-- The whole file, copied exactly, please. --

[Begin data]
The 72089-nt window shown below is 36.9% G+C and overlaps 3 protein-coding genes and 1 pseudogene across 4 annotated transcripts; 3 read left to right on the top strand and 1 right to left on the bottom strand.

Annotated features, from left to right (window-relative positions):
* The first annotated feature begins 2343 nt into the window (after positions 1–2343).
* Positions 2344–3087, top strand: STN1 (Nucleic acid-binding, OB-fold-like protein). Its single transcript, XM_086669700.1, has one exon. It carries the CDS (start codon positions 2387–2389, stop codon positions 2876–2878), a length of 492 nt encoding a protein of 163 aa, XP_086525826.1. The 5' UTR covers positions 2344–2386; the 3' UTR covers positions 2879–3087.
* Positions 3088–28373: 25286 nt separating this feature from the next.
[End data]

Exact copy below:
The 72089-nt window shown below is 36.9% G+C and overlaps 3 protein-coding genes and 1 pseudogene across 4 annotated transcripts; 3 read left to right on the top strand and 1 right to left on the bottom strand.

Annotated features, from left to right (window-relative positions):
* The first annotated feature begins 2343 nt into the window (after positions 1–2343).
* Positions 2344–3087, top strand: STN1 (Nucleic acid-binding, OB-fold-like protein). Its single transcript, XM_086669700.1, has one exon. It carries the CDS (start codon positions 2387–2389, stop codon positions 2876–2878), a length of 492 nt encoding a protein of 163 aa, XP_086525826.1. The 5' UTR covers positions 2344–2386; the 3' UTR covers positions 2879–3087.
* Positions 3088–28373: 25286 nt separating this feature from the next.